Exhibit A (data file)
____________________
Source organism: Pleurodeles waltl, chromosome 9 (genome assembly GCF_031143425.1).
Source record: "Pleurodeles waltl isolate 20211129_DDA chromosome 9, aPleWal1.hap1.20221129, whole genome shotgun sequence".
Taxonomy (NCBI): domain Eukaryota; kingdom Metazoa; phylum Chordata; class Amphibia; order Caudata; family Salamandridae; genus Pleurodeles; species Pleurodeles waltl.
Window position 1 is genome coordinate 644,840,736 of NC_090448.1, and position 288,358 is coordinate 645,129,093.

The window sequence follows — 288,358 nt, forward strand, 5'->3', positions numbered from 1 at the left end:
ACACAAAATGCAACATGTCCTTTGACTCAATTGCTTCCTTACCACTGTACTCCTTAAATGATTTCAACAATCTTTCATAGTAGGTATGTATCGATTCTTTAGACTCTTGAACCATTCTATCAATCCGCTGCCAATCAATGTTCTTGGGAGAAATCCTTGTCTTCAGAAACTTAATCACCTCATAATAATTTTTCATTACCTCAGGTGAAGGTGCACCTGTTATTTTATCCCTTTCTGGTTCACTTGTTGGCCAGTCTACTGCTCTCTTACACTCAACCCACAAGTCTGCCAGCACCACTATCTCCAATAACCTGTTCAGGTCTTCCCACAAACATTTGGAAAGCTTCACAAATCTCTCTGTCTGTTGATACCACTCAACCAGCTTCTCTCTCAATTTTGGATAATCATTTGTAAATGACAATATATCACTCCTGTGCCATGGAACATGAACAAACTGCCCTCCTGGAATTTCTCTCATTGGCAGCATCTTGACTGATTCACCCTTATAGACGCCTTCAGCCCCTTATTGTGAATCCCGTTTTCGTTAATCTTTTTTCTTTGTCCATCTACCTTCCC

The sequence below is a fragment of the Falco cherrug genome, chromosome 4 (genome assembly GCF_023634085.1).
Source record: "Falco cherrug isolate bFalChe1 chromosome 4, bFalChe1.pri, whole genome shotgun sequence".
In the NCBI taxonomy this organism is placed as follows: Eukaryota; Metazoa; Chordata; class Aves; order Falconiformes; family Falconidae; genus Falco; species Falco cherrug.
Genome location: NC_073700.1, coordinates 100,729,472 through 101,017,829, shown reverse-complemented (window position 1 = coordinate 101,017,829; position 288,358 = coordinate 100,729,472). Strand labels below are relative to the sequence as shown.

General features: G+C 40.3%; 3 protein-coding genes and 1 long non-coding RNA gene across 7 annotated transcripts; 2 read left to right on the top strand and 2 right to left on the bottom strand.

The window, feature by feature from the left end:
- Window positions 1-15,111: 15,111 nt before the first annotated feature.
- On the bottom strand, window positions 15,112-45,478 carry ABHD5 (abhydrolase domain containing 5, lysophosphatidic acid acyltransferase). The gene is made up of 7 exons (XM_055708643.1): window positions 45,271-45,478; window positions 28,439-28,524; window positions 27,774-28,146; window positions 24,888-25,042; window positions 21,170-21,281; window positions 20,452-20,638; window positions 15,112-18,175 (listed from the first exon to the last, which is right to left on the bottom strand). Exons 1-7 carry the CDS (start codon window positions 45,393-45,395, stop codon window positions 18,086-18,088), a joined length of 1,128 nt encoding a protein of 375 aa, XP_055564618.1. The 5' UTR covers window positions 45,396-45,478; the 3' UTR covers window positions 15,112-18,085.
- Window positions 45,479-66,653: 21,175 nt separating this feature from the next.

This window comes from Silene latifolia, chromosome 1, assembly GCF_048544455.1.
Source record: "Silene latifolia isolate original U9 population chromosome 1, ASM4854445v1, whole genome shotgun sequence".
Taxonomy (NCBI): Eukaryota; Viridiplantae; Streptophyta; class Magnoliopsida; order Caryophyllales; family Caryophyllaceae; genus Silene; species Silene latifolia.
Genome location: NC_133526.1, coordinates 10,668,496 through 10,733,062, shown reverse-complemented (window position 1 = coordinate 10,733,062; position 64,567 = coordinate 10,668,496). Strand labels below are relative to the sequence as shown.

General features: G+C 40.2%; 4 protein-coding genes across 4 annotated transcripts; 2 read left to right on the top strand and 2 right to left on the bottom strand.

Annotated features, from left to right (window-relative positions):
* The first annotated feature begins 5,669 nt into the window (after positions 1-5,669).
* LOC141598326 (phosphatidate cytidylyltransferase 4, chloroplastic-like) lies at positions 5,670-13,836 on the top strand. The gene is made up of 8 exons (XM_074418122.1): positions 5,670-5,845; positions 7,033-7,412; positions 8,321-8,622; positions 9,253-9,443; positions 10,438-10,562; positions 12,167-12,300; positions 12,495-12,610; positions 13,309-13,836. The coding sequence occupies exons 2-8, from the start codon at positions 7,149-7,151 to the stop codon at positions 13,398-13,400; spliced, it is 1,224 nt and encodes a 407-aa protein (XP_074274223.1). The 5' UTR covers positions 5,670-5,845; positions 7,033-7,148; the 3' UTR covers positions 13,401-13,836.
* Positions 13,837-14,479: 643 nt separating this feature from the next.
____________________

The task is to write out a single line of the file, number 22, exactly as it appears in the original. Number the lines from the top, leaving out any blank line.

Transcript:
* The first annotated feature begins 5,669 nt into the window (after positions 1-5,669).